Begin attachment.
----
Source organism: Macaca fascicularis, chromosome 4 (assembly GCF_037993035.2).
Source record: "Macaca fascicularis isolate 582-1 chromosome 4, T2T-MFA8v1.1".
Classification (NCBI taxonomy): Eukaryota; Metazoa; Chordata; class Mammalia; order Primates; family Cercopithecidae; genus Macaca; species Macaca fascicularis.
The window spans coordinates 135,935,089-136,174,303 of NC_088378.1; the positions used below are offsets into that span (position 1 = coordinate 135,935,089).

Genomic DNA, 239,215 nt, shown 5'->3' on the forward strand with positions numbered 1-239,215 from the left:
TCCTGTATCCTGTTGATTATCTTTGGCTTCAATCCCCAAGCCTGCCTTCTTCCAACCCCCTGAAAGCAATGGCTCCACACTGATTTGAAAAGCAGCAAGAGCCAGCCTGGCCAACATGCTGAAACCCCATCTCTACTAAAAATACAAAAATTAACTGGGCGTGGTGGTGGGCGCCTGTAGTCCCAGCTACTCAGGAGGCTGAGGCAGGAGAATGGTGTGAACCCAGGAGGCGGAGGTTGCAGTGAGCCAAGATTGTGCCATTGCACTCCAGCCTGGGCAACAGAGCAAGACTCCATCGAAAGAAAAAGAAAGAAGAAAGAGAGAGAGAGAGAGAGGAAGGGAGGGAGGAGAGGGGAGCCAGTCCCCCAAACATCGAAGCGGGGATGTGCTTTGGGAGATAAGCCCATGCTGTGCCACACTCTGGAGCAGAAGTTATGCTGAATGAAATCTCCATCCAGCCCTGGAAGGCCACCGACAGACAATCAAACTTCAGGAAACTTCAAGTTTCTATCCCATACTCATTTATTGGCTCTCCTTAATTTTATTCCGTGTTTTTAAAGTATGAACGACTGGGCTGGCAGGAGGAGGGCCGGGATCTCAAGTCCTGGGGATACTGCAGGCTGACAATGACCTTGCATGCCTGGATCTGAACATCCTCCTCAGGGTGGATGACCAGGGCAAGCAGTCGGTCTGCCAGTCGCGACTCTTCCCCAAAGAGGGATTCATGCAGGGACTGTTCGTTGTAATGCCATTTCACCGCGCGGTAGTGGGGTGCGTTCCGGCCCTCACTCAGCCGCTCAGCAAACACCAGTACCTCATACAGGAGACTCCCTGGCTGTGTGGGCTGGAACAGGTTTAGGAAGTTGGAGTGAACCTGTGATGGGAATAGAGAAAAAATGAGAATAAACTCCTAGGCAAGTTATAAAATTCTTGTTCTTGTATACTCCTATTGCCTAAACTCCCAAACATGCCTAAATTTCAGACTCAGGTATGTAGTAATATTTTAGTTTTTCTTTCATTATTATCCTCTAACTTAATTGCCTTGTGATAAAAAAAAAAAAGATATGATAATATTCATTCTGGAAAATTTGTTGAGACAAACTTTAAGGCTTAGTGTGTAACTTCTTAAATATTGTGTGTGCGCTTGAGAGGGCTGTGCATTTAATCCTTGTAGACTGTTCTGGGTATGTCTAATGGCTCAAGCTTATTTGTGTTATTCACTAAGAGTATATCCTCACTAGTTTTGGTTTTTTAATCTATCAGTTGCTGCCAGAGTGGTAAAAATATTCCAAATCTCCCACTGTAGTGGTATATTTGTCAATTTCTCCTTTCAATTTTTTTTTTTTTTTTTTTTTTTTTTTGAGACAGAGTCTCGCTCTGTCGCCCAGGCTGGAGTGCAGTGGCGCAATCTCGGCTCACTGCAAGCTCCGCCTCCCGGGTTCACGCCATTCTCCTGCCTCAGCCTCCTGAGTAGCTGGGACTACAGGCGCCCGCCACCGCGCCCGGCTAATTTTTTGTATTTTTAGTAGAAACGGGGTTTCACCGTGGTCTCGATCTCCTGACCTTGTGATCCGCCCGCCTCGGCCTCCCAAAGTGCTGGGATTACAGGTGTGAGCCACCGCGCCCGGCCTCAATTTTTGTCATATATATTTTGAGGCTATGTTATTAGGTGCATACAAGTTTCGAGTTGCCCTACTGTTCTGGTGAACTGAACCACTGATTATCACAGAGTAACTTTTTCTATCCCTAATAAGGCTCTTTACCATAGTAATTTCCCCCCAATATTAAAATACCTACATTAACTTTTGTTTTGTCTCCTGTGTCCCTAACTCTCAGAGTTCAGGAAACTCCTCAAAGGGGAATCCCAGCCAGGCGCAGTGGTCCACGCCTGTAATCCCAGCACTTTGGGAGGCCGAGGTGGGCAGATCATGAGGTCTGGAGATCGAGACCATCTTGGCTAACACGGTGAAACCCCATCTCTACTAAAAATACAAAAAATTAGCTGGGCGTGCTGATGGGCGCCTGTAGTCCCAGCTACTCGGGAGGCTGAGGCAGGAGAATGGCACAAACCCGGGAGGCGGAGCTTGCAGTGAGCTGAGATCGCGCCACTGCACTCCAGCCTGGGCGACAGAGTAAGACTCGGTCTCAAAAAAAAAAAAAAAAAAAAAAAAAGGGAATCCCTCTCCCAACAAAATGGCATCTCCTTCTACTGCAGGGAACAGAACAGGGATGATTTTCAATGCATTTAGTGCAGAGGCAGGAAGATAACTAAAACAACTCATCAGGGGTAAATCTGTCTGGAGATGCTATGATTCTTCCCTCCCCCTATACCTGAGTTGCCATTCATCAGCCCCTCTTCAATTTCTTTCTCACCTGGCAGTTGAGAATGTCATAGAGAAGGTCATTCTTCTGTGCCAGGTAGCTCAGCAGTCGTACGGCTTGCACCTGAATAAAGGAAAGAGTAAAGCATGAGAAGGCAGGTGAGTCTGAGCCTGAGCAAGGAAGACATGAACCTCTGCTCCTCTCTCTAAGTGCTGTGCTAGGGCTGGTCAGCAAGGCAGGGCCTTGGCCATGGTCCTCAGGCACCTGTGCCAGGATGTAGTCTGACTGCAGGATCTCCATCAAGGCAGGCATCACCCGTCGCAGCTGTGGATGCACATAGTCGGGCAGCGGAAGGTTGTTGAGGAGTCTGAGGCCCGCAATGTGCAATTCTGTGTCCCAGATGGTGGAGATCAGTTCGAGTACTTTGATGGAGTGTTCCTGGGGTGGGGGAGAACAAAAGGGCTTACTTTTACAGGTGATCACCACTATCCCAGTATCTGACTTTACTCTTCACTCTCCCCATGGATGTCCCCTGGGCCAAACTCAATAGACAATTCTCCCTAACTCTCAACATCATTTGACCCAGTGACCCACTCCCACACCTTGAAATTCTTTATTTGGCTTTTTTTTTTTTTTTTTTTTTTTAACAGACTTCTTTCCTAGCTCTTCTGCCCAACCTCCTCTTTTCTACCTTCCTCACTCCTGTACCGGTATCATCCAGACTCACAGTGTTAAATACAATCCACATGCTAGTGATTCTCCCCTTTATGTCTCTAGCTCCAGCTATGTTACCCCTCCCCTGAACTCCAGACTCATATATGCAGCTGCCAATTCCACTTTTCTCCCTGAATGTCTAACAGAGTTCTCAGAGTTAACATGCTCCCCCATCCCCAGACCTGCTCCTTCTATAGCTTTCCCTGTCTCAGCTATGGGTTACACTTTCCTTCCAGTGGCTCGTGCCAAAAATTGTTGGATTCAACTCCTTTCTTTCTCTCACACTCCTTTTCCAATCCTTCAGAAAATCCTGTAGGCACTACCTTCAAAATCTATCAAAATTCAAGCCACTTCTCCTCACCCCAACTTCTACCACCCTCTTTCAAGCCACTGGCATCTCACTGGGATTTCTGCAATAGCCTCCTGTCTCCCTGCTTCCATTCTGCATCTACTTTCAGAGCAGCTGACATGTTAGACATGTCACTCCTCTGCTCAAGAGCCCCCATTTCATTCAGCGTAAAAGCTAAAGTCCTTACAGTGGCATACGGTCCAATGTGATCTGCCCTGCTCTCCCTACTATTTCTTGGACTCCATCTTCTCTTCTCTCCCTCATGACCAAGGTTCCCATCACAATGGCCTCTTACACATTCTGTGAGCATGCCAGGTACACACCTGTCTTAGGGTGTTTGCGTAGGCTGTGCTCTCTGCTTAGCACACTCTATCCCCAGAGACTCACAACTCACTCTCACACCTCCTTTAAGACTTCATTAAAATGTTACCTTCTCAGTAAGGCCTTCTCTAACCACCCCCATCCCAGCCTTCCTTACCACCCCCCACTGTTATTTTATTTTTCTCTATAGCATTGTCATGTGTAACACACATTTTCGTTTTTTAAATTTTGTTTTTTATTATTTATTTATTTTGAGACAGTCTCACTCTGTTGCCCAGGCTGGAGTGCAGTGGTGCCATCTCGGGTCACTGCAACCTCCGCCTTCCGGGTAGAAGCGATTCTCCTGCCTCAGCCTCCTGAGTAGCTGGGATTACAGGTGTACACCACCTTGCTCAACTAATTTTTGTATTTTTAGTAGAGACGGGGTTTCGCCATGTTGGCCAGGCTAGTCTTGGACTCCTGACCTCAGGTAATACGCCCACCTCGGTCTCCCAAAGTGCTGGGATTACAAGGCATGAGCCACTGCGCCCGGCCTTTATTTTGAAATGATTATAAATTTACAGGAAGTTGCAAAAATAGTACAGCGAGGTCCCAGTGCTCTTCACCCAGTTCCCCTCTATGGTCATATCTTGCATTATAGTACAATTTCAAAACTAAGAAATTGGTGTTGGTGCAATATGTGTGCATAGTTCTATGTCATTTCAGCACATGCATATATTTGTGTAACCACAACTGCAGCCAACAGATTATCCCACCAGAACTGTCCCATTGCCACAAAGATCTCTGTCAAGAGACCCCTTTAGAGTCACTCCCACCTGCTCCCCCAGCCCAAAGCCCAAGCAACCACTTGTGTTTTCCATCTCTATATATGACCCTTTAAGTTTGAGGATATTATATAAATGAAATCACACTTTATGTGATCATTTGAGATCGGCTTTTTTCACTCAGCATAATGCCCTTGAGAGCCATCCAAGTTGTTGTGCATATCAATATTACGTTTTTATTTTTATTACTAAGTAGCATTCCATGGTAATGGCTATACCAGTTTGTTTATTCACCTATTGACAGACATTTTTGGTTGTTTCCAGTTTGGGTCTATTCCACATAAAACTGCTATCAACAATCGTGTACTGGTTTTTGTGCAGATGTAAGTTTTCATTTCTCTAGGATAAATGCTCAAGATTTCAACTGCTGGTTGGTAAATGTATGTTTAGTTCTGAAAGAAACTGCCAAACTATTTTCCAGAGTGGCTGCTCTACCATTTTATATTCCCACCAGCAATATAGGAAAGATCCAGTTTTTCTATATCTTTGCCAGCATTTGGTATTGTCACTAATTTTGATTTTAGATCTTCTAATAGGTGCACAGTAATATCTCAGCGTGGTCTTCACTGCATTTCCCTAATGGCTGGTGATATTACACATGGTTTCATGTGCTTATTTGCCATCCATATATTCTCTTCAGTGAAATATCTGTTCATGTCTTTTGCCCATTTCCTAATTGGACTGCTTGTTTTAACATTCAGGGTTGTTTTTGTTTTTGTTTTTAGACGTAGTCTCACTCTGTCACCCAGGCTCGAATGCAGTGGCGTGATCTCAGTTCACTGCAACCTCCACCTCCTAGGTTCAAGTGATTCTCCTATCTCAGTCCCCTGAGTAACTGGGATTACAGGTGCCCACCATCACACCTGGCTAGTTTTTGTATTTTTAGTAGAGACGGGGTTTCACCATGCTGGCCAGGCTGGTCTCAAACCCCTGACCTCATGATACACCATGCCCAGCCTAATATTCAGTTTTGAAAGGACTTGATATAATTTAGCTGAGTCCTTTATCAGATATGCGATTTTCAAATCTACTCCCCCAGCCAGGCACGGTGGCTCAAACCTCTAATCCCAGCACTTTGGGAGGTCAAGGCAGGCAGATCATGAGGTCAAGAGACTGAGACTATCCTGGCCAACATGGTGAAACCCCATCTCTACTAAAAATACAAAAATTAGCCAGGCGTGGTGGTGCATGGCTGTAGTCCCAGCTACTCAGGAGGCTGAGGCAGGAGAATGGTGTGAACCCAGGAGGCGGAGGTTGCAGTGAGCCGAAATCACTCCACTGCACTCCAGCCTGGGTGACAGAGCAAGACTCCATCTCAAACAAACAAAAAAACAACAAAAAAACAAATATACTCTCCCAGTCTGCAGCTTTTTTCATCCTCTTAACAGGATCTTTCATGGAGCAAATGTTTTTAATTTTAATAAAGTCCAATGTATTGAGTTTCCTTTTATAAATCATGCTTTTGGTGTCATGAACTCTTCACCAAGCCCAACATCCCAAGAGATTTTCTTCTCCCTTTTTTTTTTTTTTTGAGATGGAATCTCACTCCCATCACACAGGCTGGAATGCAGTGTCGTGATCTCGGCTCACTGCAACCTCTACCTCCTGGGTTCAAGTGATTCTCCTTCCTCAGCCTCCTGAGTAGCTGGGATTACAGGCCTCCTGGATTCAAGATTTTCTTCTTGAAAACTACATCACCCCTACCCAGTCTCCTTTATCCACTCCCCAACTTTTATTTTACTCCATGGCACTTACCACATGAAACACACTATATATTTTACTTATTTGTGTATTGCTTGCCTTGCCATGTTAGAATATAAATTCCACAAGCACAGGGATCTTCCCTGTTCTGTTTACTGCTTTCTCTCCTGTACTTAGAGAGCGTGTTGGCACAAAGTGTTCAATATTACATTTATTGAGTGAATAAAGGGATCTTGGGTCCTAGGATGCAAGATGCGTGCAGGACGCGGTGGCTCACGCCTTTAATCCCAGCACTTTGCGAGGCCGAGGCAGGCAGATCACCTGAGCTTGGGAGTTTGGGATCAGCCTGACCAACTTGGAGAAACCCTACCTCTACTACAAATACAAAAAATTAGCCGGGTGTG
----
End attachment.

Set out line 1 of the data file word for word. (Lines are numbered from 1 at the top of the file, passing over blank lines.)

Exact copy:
Source organism: Macaca fascicularis, chromosome 4 (assembly GCF_037993035.2).